Gardeners choose evergreen trees to add year-round interest to the landscape. Evergreens don't drop their foliage with the coming of cool weather. These plants remain vibrant green while deciduous landscape trees and shrubs drop their leaves. Caring for evergreens requires careful selection of the proper planting location based on sunlight, soil and water requirements. These plants typically reach large sizes with maturity and require plenty of room for expansion.
Choose the perfect location for the evergreen based on the plant's individual requirements. Select this site based on sunlight needs, soil condition, mature width/height of the plant and ability to complement other aspects of the landscape.
Work the soil using a rototiller or cultivator to a depth of at least 12 inches. Loosening the soil creates the perfect environment for evergreen roots to spread readily in the softened soil. This task can also be performed with a shovel. Make sure to loosen the soil 4 to 6 feet outward from the center of the planting site.
Add a layer of organic material such as compost or peat moss to the planting bed. Mix three parts soil to one part compost or peat into the planting bed using a cultivation tool. This mixture creates highly organic soil that discourages the clumping seen with poorly drained soils. Organic additives also increase the nutrient content in the soil.
Dig the planting hole using the spade shovel double the height and width of the root ball. Cut the twine holding the burlap in place around the roots or slice the plastic container around the roots. Remove any plastic pieces but leave burlap in place. Burlap can be placed in the planting hole without harming the evergreen.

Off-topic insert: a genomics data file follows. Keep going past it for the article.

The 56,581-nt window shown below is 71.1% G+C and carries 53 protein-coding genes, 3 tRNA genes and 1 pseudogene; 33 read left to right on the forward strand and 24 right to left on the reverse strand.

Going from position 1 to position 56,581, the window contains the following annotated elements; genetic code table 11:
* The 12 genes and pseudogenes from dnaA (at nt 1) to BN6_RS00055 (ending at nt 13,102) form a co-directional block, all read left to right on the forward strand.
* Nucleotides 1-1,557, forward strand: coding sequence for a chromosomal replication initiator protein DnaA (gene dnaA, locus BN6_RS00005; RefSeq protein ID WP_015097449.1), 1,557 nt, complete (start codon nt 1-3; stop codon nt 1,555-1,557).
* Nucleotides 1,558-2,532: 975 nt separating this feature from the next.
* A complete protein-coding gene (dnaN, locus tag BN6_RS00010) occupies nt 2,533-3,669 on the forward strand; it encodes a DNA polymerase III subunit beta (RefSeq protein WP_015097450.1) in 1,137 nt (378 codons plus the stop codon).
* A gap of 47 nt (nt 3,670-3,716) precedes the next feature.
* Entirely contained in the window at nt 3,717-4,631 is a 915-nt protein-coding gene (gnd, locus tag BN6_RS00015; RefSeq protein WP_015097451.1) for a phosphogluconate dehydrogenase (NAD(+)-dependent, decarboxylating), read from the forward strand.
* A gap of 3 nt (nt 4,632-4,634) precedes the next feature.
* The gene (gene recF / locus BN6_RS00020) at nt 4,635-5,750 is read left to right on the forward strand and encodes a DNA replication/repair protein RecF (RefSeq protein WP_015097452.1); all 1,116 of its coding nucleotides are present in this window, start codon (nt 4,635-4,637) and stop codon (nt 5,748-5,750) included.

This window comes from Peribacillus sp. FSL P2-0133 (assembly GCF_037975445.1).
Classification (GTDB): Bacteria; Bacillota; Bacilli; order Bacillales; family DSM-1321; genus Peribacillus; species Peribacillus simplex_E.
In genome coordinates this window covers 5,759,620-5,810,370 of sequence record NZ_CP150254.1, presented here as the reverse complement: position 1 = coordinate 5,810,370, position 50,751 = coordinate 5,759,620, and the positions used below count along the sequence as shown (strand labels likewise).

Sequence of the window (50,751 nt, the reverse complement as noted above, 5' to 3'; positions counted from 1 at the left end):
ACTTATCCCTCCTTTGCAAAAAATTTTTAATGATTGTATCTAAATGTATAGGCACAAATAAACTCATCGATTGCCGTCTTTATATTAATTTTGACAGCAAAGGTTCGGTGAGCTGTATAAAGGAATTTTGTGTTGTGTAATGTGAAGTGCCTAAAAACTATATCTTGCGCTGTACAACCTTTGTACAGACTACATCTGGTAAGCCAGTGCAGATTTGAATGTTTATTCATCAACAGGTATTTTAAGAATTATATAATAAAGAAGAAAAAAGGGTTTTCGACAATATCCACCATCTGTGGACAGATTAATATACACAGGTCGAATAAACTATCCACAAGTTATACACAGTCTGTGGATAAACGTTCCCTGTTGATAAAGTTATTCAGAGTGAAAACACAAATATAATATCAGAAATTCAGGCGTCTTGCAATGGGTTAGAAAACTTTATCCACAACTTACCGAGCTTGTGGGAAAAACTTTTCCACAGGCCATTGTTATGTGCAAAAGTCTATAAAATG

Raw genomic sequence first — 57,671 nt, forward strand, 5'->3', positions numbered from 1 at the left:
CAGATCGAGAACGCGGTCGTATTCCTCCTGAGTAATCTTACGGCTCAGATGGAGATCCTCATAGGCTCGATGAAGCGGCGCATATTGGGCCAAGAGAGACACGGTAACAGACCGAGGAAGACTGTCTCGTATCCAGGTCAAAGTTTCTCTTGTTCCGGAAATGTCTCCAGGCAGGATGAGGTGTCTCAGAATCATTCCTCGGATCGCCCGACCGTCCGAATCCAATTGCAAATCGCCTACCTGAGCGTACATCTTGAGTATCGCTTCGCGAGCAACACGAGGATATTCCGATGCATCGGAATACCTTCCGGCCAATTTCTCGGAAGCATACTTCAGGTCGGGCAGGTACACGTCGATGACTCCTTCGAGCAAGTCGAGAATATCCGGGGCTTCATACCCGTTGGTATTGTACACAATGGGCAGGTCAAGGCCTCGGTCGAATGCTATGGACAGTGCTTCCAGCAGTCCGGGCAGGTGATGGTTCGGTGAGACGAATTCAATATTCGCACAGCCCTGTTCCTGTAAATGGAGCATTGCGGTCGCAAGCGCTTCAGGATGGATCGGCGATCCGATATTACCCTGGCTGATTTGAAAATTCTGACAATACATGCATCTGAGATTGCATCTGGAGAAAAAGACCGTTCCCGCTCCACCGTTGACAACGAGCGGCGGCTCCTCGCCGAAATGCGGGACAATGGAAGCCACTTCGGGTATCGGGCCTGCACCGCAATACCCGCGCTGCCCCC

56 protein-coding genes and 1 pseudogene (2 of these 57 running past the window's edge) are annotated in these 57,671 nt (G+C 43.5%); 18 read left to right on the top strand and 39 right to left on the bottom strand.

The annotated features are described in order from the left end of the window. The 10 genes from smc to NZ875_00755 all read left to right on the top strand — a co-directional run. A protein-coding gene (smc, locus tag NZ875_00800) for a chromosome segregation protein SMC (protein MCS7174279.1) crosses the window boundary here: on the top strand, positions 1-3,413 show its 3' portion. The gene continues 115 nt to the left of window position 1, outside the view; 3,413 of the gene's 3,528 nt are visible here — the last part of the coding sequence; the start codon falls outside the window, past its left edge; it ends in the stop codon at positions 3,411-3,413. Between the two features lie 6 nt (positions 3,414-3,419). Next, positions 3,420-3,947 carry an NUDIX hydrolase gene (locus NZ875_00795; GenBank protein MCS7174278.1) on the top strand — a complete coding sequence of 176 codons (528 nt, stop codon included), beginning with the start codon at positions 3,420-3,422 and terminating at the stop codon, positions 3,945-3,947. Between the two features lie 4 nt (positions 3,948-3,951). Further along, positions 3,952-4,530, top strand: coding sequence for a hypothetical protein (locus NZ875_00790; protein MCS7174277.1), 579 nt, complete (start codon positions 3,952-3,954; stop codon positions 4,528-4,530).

Position the evergreen in the planting hole so the top of the root ball lies 2 to 4 inches below the soil level. Fill in around the root ball and press down on the soil carefully to firm it. Fill in any remaining indentations and blend the soil into the rest of the garden using a rake.
Add a 4-inch layer of mulch around the planting area to retain moisture and protect roots during the planting adjustment period. Water the evergreen by placing a light flow of water at the base of the plant to allow water to seep deeply into the soil. Continue watering regularly until the plant becomes acclimated to the new location. This transition often takes up to a year, especially in areas experiencing dry weather.
Prune dead, damaged or diseased foliage from the evergreen as soon as you notice these areas. It is best to prune in the spring before new grow begins but removing damage quickly will often save a struggling evergreen. Use lopping shears for branches larger than 3/4 inch in diameter and pruning shears from smaller branches. Tree saws should be used for any limbs larger than 2 inches.